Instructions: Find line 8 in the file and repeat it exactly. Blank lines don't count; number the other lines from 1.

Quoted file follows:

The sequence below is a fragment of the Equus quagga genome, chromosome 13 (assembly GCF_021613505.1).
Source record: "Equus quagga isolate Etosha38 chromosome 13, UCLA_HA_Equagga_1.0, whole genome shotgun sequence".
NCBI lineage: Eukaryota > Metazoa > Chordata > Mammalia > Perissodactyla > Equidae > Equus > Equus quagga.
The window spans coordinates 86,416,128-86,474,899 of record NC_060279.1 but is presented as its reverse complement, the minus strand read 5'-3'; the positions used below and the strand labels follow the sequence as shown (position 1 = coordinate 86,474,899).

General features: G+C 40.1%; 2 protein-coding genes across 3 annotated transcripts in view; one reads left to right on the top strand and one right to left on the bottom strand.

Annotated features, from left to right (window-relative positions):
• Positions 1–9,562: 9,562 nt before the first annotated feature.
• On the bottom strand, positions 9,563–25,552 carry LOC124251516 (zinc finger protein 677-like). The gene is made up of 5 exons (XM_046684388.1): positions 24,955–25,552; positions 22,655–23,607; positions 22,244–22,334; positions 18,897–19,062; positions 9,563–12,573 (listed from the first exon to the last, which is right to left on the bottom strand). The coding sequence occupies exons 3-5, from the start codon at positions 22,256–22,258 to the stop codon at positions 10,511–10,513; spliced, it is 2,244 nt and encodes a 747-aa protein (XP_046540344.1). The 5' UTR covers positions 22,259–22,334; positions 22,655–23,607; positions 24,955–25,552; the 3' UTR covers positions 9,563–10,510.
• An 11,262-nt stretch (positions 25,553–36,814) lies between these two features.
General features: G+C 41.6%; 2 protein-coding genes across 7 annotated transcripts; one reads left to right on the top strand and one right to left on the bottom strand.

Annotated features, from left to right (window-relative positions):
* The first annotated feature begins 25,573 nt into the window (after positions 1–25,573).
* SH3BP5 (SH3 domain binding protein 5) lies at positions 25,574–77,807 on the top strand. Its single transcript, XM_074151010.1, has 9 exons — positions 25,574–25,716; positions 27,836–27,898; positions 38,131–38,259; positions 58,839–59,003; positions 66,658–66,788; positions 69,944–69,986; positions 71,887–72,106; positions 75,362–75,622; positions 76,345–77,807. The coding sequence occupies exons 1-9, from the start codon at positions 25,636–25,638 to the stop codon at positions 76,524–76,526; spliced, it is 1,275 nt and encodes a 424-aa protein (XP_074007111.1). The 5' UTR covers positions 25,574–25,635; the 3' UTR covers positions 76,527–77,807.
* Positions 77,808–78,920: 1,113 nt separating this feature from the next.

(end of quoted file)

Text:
• On the bottom strand, positions 9,563–25,552 carry LOC124251516 (zinc finger protein 677-like). The gene is made up of 5 exons (XM_046684388.1): positions 24,955–25,552; positions 22,655–23,607; positions 22,244–22,334; positions 18,897–19,062; positions 9,563–12,573 (listed from the first exon to the last, which is right to left on the bottom strand). The coding sequence occupies exons 3-5, from the start codon at positions 22,256–22,258 to the stop codon at positions 10,511–10,513; spliced, it is 2,244 nt and encodes a 747-aa protein (XP_046540344.1). The 5' UTR covers positions 22,259–22,334; positions 22,655–23,607; positions 24,955–25,552; the 3' UTR covers positions 9,563–10,510.